The campaign to crack down on illegal hotels is coming to a head. State Senator Liz Krueger and Assembly Member Richard Gottfried will join tenants, housing rights advocates and other state and city officials at a rally tomorrow to urge Governor David Paterson to sign into law the illegal hotel bill they sponsored. The bill aims to free New York City agencies to enforce the law against illegal hotels -- apartments designated as permanent residences that are improperly used as transient hotel rooms. The legislation already passed the Senate and the Assembly. Krueger and Gottfried talked to The Real Deal about how illegal hotels have threatened the city's tenants, affordable housing stock and tourists, where they've spread and how this bill is designed to cease their expansion.
The Web sites show happy young travelers bunking within a few blocks of Broadway. And they offer a place to stay in such a glamorous, expensive city for only $15 a night. The problem is that a growing number of these “hotels” are unsafe, unsanitary and illegal.
Rogue hotels offer a quick buck for the landlords and a problem for almost everybody else — other residents who need affordable housing, the neighborhood that needs stability, the city that loses on hotel taxes and often even the visitor who goes home grumbling.
In an attempt to curb bad bicycling behavior, a group of East Side elected officials want to pass a law that would shift the burden over to the city’s companies that employ bicyclists who ignore traffic laws.
ALBANY - A bill passed by the Legislature would give the city greater power to crack down on illegal hotels being run out of apartment buildings.
The bill is designed to thwart a growing problem of landlords renting apartments as hotel rooms to get more money than rent laws allow. It has led to the removal of thousands of apartments "from an already tight housing market," said state Sen. Liz Krueger (D-Manhattan), the bill's sponsor.
New York is the only state without no-fault divorce. Liz Krueger, New York State Senator (D-Manhattan, 26th district), talks about her support of the State Senate's passage of no-fault divorce legislation. Plus, Andrew Eliot, a matrimonial attorney at Chemtob, Moss, Foreman, & Talbert, LLP, discusses how a no-fault system would affect how divorces are settled and how the practice of matrimonial law will be affected.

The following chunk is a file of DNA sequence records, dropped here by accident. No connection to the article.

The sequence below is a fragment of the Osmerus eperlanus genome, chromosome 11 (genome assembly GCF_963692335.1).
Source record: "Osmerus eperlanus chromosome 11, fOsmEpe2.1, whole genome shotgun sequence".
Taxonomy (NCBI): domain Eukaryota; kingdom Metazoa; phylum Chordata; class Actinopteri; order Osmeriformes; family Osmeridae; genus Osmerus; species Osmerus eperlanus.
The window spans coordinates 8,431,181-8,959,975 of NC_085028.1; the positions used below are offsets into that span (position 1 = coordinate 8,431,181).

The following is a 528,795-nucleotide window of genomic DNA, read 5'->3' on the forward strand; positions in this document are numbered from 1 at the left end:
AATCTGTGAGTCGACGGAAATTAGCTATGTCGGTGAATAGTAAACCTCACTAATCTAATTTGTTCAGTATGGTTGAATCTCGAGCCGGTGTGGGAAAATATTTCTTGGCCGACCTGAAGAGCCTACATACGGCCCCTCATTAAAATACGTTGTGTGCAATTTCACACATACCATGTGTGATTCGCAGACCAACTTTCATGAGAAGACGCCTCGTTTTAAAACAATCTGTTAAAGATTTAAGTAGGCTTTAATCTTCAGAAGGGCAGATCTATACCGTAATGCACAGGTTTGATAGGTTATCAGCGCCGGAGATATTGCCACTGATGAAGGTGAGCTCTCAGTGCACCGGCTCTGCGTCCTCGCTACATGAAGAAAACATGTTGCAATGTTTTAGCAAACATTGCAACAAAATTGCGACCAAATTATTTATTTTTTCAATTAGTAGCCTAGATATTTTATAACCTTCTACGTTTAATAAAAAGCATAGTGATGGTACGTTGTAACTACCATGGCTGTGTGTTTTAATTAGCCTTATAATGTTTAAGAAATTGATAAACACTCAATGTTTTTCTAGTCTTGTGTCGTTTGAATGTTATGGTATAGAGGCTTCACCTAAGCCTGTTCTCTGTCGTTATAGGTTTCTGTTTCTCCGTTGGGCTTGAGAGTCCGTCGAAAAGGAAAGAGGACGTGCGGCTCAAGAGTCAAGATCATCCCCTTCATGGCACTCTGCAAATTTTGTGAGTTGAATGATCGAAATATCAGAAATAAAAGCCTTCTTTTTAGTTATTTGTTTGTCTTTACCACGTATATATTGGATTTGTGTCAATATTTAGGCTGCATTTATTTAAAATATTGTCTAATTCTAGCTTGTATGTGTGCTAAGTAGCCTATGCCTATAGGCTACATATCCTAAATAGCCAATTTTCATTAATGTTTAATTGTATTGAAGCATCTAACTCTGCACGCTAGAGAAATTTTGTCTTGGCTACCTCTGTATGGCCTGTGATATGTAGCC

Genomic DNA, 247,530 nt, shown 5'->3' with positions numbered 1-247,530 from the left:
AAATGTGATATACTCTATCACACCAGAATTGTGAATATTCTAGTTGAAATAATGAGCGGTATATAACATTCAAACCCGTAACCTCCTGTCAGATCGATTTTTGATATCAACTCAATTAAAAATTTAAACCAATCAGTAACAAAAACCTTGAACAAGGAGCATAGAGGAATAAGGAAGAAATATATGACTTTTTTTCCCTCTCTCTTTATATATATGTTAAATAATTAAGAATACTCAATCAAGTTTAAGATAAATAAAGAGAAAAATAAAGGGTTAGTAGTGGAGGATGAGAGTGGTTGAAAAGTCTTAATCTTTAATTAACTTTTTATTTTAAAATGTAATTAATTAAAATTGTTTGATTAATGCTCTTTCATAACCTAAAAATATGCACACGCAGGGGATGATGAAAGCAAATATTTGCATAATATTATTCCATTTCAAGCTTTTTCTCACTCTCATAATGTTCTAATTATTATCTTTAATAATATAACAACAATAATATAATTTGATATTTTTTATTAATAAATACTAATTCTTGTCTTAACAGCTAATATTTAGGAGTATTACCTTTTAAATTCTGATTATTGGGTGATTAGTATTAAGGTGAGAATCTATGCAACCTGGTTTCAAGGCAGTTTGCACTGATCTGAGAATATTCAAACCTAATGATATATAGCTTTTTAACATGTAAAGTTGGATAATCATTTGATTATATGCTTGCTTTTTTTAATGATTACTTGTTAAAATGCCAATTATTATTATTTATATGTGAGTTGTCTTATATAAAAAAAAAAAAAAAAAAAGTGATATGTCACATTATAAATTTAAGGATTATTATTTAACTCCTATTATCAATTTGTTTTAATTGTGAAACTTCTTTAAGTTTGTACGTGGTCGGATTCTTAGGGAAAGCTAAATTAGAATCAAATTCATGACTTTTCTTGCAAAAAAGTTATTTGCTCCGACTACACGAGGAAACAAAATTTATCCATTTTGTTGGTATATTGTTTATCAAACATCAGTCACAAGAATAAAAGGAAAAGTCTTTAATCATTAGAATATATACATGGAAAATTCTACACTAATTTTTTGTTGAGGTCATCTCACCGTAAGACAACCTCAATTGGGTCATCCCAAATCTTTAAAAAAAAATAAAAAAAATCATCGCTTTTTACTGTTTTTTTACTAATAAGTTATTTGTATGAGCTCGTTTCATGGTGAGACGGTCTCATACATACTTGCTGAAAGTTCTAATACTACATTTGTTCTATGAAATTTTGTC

One law, signed in late May, allows voters to obtain absentee ballot applications by fax or another written instrument in addition to the current means of getting them through the mail or in person at county boards of election. Sen. Liz Krueger, D-Manhattan, sponsored the legislation in her house.
Gov. David A. Paterson proposed changes to housing laws on Wednesday that would make it harder for landlords to lift apartments out of rent regulation but would also override a landmark pro-tenant court ruling so that it could not apply in future cases.
State Senator Liz Krueger, Democrat of Manhattan, criticized the governor’s attempt to allow developers receiving tax breaks to charge market rents. She said the proposal seemed to contradict the Legislature’s intent when it wrote the law regarding the tax benefits, known as the J-51 Program.
On the 19th of this month we posted an alert about Senator Liz Krueger’s Unemployment Forum and I’ll tell you, it was great. Rarely can you get such quality face-to-face interaction with the people who are in charge, fully knowledgeable on unemployment benefits and job programs. We were very fortunate to be included in the event, with a table and some handouts for 405ers in attendance. It was a pleasure to meet everyone and make some solid connections going forward for The 405 Club. Here’s the official press release for the event.